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Topic: What is a function #1 HS-Textbook 7th ed. : TRUE CALCULUS; without
the phony limit concept

Replies: 12   Last Post: Jul 13, 2013 2:38 AM

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 plutonium.archimedes@gmail.com Posts: 18,572 Registered: 3/31/08
importance of fixed angles in Grid that creates the Calculus #5
HS-Textbook 7th ed.: TRUE CALCULUS; without the phony limit concept

Posted: Jul 11, 2013 1:02 PM

importance of fixed angles in Grid that creates the Calculus #5
HS-Textbook 7th ed.: TRUE CALCULUS; without the phony limit concept

Alright, I decided that this is the ripe moment to discuss how the
Cartesian Coordinate System creates a grid or network of points of
numbers and this network creates fixed angles for which the Calculus
can then arise and be formed and come into existence. I am going to
need a special function
to demonstrate this importance of the fixed angle to form Calculus.
And that special function is a sawtooth function in 10-Grid, 1st
quadrant only. In math we often use F(x) to mean y, so that some
prefer to write y and some prefer to write F(x). I prefer to write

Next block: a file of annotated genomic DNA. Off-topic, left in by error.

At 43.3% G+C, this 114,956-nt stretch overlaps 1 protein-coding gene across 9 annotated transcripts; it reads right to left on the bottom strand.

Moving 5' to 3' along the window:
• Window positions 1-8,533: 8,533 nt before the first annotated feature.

F(x) whenever the function is broken into parts and assembled as bits
and pieces. When a function is able to be written as a whole in one
equation such as y = x or y = x^2 or y = cos(x), then I use y, but
when the function has different instructions for different values of
x, I call it a broken function and use F(x) rather than y. Calculus
texts often never make any distinction between a whole function and a
cobbled together function called broken function. In True Calculus, anything that requires logic and precision, requires our attention.

So this special sawtooth function is written like this:

F(x) = 0 when x is even number and F(x) = 10 when x is odd number.

So the graph of this Sawtooth function in 10-Grid, 1st quadrant only,
looks like this:

.    x    .   x    .   x    .   x    .    x   . 10.0
.    .    .    .    .    .    .    .    .    .    .  9.9
.    .    .    .    .    .    .    .    .    .    .  9.8
.    .    .    .    .    .    .    .    .    .    .
.    .    .    .    .    .    .    .    .    .    .
.    .    .    .    .    .    .    .    .    .    .
.    .    .    .    .    .    .    .    .    .    .
.    .    .    .    .    .    .    .    .    .    .
.    .    .    .    .    .    .    .    .    .    .
.    .    .    .    .    .    .    .    .    .    .
.    .    .    .    .    .    .    .    .    .    .
out of scale for there should be 10 blocks of 10
.    .    .    .    .    .    .    .    .    .    .
.    .    .    .    .    .    .    .    .    .    .
.    .    .    .    .    .    .    .    .    .    .
.    .    .    .    .    .    .    .    .    .    .
.    .    .    .    .    .    .    .    .    .    .
.    .    .    .    .    .    .    .    .    .    .
.    .    .    .    .    .    .    .    .    .    .
.    .    .    .    .    .    .    .    .    .    .
.    .    .    .    .    .    .    .    .    .    .
.    .    .    .    .    .    .    .    .    .    .
x    .   x    .    x   .    x    .   x    .   x
0  .1   .2  .3  .4  .5   .6  .7  .8  .9  1.0  -->

(Strange side note in that it is funny how even and odd in mathematics